The youngest captain to lead Germany into a tournament in 105 years, Julian Draxler has effortlessly taken on the task of mentoring an inexperienced squad.
All while displaying the versatility linking up attacks that have helped to steer Germany into the Confederations Cup semifinals. If Germany coach Joachim Loew learns one thing from the World Cup dress rehearsal, it’s that the 23-year-old Draxler is a strong contender to one day
If Germany coach Joachim Loew learns one thing from the World Cup dress rehearsal, it’s that the 23-year-old Draxler is a strong contender to one day assumes the armband from injured goalkeeper Manuel Neuer.
“The way he is coordinating the young team is very good,” Loew said Wednesday. “He is turning into a personality who is in a position to assume responsibilities. He’s taking care of younger players and trying to integrate them into the team.”
“He is always keeping his mind on what matters on the pitch but also off the pitch he is very sociable with other players as well.”
Draxler is far from the youngest player in the squad, but he’s the most experienced on the international stage. The semifinal against Mexico on Thursday will be Draxler’s 34th appearance for Germany. He is also one of only three members of the World Cup-winning squad from 2014 who were included in the experimental group in Russia.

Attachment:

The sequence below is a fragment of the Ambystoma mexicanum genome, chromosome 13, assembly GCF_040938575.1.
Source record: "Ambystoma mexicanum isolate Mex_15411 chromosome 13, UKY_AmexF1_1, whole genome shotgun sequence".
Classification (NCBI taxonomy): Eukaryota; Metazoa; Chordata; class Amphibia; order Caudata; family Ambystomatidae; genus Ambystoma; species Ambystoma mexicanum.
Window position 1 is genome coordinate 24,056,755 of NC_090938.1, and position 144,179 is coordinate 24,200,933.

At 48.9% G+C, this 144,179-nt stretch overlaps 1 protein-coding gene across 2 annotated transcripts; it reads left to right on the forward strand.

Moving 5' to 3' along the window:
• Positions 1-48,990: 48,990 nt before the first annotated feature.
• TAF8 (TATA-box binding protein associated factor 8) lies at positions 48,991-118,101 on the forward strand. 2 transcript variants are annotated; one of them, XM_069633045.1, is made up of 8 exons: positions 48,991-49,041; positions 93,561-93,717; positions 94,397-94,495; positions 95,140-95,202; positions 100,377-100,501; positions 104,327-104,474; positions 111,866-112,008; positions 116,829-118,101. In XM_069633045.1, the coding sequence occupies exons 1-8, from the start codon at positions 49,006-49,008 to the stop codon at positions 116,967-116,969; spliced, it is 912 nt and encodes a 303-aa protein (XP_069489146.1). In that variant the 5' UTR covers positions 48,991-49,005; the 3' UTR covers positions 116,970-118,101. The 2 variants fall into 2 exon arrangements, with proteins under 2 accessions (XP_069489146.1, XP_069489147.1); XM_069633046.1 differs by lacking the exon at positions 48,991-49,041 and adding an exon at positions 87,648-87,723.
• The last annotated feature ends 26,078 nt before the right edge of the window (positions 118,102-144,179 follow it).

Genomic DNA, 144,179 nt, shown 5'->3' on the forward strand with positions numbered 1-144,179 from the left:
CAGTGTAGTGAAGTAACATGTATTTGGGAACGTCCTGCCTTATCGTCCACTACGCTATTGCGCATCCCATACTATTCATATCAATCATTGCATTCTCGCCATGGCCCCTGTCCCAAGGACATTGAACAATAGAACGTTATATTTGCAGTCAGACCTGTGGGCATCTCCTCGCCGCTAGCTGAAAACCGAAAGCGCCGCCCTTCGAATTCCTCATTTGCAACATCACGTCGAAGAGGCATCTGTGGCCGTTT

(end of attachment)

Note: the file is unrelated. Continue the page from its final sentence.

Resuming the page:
Shkodran Mustafi is another, and the defender is delighted to see Draxler’s progress from being a bit-part squad member in Brazil to an integral member of the team in Russia three years on.
“He has got a really bright future in front of him. He has got a really bright future in front of him,” Mustafi said on the sidelines before training in the southern Russian coastal resort of Sochi. “Talent sometimes is not enough but I think he has the character and the talent, the head, to be the next superstar for sure.”
Don’t take Germany’s word for it. Mexico coach Juan Carlos Osorio spoke Wednesday of his admiration for Draxler’s role as Germany’s “connector” and the way he finds space in midfield to be the link-man to the forwards.
What Draxler offers Loew is variety. The Paris Saint-Germain player is comfortable on both feet and he is given the freedom to roam across the pitch. “Julian is a very fast, technically refined player with the ball,” Loew said through a translator in the Fisht Stadium in Sochi. “He can travel through longer distances with no problem while keeping the ball and he has very good scoring capabilities.”
In the opening win over Australia at the Confederations Cup, Draxler netted his fifth international goal from the penalty spot. In the final group match on Sunday, Draxler’s slick back-heel set up Kerem Demirbay for Germany’s opener in a 3-2 victory over Cameroon.
Not since the 1912 Olympics there been a younger German captain at a FIFA or UEFA tournament.
“He’s not the loudest guy but on the pitch you could see his quality in the three games now and he’s talking to the players,” midfielder Emre Can said. “He wants to help. He has a lot of experience and he’s doing it very well.
“You can see he wants always the ball, he wants always to create something on the pitch and he wants to always score always. You can see that in every game.”
Draxler has traveled to Russia after finding some stability in his club career after leaving Wolfsburg for PSG in January for 47 million euros (then about $50 million). ”
He is very ambitious,” Loew said. “He is a very classy player.”